Before going out on stage, Richard says acts are brought out in groups of two or three, where they nervously await their moment in the spotlight.

“I heard a few buzzers before my audition and saw people coming off upset. It wasn’t the best way to enter that phase of the audition,” he says.

“You want to sense the moods of the judges, they’re human beings and your chances can be affected if they are in a good or a bad mood.”

TV edit 'not as exciting'

Seconds before he went on, Ant and Dec gave Richard a “quick brief” on where to stand, what to say and wished him luck.

Fortunately, the judges were “really impressed” with his act, which included a card trick that incorporated a backflip and a powerful story from history.

In another magic trick, Richard retold the tale of Henry 'Box' Brown, a slave from Virginia who mailed himself in a wooden box to Pennsylvania where the evil trade had been abolished.

He told the audience that "single feat is one of the greatest escape acts in history" and explained that as a free man, Henry became a magician.

Richard cited Henry as one of his inspirations and someone who proved "no matter how impossible your circumstance seems to be, there is always hope for a better day".

He was greeted with a standing ovation and the judges were amazed by his stage presence and talent.

Richard says he “couldn’t have asked for a better response” to his audition – but upon watching it back on TV, felt it failed to live up to the live performance.

He adds: “It seemed 10 times more amazing than it looked on the TV, there were great reactions but it didn’t come close to experiencing the magic in the room, which was a shame.”

Producers' input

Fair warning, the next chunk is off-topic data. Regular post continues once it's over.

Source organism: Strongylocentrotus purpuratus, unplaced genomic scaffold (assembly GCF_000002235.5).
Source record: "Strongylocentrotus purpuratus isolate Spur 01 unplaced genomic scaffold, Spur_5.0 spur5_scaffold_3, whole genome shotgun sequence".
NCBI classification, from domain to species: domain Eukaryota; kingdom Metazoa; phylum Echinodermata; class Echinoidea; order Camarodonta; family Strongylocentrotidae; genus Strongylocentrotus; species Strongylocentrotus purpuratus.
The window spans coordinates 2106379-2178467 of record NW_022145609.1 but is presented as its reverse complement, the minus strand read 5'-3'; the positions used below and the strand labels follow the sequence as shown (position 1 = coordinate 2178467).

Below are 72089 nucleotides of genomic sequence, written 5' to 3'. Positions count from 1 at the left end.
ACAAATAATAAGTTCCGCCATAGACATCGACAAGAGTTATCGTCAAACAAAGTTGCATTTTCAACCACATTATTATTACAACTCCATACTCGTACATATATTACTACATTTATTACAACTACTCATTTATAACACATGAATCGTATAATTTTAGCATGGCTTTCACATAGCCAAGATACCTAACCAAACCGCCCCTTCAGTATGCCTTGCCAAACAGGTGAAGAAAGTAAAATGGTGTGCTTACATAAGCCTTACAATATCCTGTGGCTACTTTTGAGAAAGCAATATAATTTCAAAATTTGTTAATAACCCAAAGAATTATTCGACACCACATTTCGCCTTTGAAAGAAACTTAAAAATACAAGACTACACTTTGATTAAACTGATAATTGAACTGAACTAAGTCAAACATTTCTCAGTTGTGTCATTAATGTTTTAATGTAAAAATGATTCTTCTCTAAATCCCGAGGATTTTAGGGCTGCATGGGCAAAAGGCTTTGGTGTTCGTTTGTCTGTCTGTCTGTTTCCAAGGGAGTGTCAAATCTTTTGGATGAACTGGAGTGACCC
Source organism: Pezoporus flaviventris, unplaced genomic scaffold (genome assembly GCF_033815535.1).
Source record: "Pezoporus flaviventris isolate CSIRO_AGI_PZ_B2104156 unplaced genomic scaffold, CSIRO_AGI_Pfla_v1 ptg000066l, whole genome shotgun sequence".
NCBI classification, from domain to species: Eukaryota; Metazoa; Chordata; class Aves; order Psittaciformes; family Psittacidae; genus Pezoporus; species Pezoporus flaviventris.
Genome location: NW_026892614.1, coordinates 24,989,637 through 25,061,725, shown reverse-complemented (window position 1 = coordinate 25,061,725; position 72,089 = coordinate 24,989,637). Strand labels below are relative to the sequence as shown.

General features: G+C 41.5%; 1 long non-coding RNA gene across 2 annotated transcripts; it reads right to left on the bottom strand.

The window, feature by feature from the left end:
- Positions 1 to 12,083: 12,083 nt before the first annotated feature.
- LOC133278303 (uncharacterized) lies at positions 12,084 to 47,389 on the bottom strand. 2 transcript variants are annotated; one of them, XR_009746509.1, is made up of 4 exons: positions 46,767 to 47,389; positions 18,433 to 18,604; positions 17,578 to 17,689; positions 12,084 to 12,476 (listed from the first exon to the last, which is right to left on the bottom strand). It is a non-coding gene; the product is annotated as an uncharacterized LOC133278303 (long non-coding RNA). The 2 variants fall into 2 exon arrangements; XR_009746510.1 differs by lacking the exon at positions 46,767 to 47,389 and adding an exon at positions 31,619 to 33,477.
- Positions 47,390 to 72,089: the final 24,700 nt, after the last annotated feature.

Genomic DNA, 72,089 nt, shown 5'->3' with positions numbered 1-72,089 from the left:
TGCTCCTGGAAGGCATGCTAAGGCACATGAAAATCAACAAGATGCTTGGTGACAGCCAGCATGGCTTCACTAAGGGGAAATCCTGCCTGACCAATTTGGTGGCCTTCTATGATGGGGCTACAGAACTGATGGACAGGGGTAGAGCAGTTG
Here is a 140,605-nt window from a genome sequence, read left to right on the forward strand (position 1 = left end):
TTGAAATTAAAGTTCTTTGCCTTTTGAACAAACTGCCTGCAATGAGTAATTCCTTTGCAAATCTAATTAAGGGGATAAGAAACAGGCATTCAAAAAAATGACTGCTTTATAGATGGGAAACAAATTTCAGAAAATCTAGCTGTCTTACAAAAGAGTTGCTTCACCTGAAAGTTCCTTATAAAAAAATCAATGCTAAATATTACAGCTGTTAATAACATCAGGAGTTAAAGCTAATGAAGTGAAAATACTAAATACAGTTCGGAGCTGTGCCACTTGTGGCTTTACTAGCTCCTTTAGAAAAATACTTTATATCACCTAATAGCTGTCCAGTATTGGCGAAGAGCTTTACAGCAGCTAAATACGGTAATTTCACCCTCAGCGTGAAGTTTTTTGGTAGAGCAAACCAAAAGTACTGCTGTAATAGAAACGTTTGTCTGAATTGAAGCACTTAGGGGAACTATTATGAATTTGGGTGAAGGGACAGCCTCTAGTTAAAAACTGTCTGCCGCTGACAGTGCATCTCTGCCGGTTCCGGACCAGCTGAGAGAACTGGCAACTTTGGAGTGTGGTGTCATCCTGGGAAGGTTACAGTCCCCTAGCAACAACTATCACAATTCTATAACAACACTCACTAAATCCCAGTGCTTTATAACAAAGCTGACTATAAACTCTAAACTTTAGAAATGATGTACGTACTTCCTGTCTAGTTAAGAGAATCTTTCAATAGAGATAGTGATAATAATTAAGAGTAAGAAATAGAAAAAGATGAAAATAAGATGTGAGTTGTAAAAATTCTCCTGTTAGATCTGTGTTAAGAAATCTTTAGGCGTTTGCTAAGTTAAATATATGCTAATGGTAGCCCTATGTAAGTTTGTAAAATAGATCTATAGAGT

Richard continued to mystify the judges and progressed through the rounds but the closer to the finals he got, the “more feedback” and “more input” the production team had in his act.

He says: “Ahead of the finals, you talk back and forth about the idea, think about it, present it and then they gave their opinions. Then you go back and forth again to decide what to do.”

There were additional challenges for the 2020 roster of Britain’s Got Talent because the semi-finals and finals were filmed during Covid.

It meant they had virtual audiences, which Richard explains was tricky because the acts couldn’t rely on the live crowd to “create energy” and "atmosphere".

He says: “You had to work so much harder to impress the judges because there wasn’t a live audience screaming or giving standing ovations.”

While Richard lost out in the finals to comedy singer Jon Courtenay, the exposure propelled his career to new heights and left him with a big fanbase.

He says: “Especially in my area, it felt like every five minutes someone would come up to me and say ‘Well done’. There were loads of positives from going on the show.

“I still get people come up to me on the street, even though my audition was three years ago. I think some watched me in the Britain’s Got Talent Christmas Special.”

Anthony Joshua & England team gig

Since then, Richard’s showcased his tricks before legendary magicians Penn and Teller and has been on TV shows including This Morning and BBC Breakfast.

He also landed a number of gigs for famous faces too.

“I’m always performing in front of celebrities," Richard says.

"Once I got to show Anthony Joshua a real cool magic trick before his Kubrat Pulez fight.

“I’ve done bits for Disney’s social media and have basically performed for the families of the whole England Football team.

“Before and after England games at Wembley, I would get to go out and show them some tricks.”

Richard was invited back onto the TV show that made his name for Britain's Got Talent: The Ultimate Magician last year.

He placed third, behind winner Richard Jones and runner-up Marc Spelman, and missed out on the £50,000 grand prize but still continues to showcase his skills.

Richard's currently on a nationwide tour with his new show, Magical Bones: Soulful Magic, which debuted at the Edinburgh Fringe and runs until October.

Reflecting on his career, he says: “I never could have imagined this success. I dreamed but never thought I’d be where I am and really, I feel blessed.”

Magic Bones’ Soulful Magic UK Tour 2023 is performing in theatres from now until October 21, for tickets and more information visit: www.magicalbones.com.